And work with outside community organizations to get patients other services, including detox, inpatient or outpatient drug treatment, even help signing up for medical insurance.
Coaches also stay in touch with patients long after they are discharged from the hospital.
“I speak to 100 of them monthly, and I have plenty of people who reach out to me just to tell me how they’re doing, too,” peer recovery coach Jodie Waycaster said. “The program really reaches a lot of rural communities that don’t have access to a lot of other recovery resources.”
Karla Lee, a referral coordinator for the program, has worked at Northeast Georgia Medical Center for two decades.
A growing number of the hospital’s patients are seeking help for mental health issues, she said. And for drug overdoses, especially from the highly potent synthetic opioid fentanyl.
“We used to see a lot of people that had fentanyl patches. Now it’s coming in different forms that they don’t realize that they’re using,” she said.
The increase is statewide.
The most recent Department of Public Health data, which is two years old, shows ER visits and hospitalizations for drug overdoses were up by 10% between 2019 and 2021.
But emergency departments are not traditionally designed to help patients in active addiction, Lee said.
“The emergency department is, for lack of a better word, is a band-aid. You know, it’s a crisis stabilization.”
RTI International health economist and Distinguished Fellow in behavioral health financing and quality measurement Tami Mark said this Northeast Georgia approach has been uncommon at most emergency departments around the United States.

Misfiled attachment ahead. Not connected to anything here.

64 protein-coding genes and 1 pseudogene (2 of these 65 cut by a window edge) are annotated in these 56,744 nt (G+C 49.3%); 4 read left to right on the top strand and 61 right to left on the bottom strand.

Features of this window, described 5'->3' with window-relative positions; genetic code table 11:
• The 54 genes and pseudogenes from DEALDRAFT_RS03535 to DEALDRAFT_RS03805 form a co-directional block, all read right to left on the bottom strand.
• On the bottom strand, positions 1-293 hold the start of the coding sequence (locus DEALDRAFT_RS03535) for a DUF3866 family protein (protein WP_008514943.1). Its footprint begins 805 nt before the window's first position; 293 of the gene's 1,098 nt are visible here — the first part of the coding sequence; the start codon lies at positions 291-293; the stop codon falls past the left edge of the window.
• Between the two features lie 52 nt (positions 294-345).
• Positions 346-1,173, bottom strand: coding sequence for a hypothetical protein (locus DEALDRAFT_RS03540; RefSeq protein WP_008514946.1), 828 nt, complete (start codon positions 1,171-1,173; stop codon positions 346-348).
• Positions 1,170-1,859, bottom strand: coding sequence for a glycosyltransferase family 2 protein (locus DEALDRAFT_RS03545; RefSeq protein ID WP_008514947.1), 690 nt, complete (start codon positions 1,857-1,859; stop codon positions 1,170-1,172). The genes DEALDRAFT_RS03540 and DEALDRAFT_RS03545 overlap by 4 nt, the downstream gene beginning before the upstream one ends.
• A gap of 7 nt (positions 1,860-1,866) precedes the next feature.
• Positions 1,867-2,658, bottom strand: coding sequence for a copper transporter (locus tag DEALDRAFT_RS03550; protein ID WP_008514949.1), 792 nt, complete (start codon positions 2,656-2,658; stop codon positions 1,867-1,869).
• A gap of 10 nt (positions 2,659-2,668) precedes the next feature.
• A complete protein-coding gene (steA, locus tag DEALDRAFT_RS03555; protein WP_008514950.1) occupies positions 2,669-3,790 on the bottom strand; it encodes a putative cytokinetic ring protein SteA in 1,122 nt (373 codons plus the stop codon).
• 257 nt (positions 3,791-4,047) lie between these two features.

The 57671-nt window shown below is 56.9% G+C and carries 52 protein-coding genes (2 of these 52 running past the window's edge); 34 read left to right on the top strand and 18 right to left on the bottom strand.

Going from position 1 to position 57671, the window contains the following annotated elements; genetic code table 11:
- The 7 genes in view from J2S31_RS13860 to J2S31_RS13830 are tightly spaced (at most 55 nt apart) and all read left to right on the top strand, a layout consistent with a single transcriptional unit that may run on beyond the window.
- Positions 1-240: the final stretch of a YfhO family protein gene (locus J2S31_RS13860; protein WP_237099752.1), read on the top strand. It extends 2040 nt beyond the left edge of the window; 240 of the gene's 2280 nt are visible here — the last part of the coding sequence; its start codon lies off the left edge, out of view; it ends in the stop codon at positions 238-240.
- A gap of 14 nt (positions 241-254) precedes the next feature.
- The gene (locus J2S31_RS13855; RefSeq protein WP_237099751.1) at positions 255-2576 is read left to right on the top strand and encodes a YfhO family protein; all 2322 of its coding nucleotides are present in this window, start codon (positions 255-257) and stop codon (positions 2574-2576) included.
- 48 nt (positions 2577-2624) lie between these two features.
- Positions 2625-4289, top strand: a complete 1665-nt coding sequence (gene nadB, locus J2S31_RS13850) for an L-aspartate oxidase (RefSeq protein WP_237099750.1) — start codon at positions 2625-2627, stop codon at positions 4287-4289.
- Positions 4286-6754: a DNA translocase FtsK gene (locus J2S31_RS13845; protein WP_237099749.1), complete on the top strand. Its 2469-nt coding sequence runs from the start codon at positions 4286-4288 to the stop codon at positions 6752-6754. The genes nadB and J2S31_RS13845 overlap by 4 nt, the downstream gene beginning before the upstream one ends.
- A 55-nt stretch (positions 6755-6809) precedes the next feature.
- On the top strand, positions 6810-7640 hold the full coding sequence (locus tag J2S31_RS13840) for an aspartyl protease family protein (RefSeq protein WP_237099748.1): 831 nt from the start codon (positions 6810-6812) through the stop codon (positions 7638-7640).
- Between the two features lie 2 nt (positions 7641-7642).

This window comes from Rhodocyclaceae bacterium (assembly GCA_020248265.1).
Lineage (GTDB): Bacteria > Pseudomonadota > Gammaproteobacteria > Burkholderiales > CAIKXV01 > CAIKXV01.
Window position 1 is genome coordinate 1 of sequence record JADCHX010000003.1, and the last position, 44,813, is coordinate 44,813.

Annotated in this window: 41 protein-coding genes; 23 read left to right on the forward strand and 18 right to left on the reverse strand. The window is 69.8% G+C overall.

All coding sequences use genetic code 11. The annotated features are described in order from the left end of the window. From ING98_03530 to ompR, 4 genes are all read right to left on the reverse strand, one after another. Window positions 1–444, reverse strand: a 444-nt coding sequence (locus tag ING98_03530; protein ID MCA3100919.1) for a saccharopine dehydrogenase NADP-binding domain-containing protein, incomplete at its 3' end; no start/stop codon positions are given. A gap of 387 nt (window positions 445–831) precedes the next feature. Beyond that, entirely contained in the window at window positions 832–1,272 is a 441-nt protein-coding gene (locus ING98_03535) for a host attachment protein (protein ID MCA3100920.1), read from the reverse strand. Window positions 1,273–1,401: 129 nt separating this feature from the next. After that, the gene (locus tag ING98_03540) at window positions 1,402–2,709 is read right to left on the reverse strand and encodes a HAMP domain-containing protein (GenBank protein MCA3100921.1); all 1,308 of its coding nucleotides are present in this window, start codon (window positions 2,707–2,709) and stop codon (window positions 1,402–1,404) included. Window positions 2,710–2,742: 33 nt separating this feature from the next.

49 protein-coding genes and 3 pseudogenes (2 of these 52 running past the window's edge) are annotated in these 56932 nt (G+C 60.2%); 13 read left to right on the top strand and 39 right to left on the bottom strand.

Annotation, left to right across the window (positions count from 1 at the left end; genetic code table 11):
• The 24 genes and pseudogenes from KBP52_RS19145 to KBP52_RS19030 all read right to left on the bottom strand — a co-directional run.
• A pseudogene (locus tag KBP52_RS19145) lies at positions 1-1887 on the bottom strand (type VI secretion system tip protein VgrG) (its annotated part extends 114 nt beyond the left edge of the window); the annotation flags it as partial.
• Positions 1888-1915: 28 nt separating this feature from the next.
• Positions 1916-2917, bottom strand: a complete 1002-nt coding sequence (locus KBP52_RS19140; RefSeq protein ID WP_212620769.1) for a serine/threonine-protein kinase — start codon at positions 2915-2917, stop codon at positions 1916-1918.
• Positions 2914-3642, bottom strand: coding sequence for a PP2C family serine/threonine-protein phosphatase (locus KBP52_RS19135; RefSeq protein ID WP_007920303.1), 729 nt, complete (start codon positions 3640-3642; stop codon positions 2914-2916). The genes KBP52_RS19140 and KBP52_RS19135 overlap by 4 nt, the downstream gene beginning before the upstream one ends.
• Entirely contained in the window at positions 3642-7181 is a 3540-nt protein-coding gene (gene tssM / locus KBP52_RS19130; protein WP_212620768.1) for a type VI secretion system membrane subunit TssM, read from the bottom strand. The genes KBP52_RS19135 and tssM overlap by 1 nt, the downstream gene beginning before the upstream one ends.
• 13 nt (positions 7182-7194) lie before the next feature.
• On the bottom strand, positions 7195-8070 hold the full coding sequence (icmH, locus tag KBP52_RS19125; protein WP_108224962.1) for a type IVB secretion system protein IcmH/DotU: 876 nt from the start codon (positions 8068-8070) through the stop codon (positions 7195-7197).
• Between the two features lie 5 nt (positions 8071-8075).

“Typically the staff haven’t been trained in addiction. They don’t know how to treat it, really,” she said. “They don’t have the resources to connect people to care.”
That’s starting to change, she said, as hospital systems around the country look for new solutions to the continuing overdose crisis.
“Now there’s a growing interest in them because of the opioid epidemic and the increase in funding that the federal government has made available for those kinds of interventions,” Mark said.
Years of evidence show programs like the one in Northeast Georgia can effectively treat opioid-use disorder, reduce patients’ risk of overdosing again and help decrease the number of emergency department visits.
Marie said a year after her ER visit, she still talks to her coach all the time.
“She has become not only like a peer recovery coach for me, but a friend,” she said.
She said her coach helps keep her accountable. Marie said she feels happier with her life in recovery.
“I go to work every day, I pay my bills, I pay my taxes. If you saw me in the street, you would have no idea what I have been through,” Marie said. “You know, it just makes me normal. And that’s what I need.”
So far, in the roughly five years since Northeast Georgia Health System started its program, peer recovery coaches have seen around 8,000 patients like Marie.
Hospital officials are continuing to collect data on the program’s impact, but say it’s already helping to cut the number of “repeat” patients.
Program organizers are working on plans to expand to include more community-based services.
And they hope other Georgia hospitals consider trying a similar model.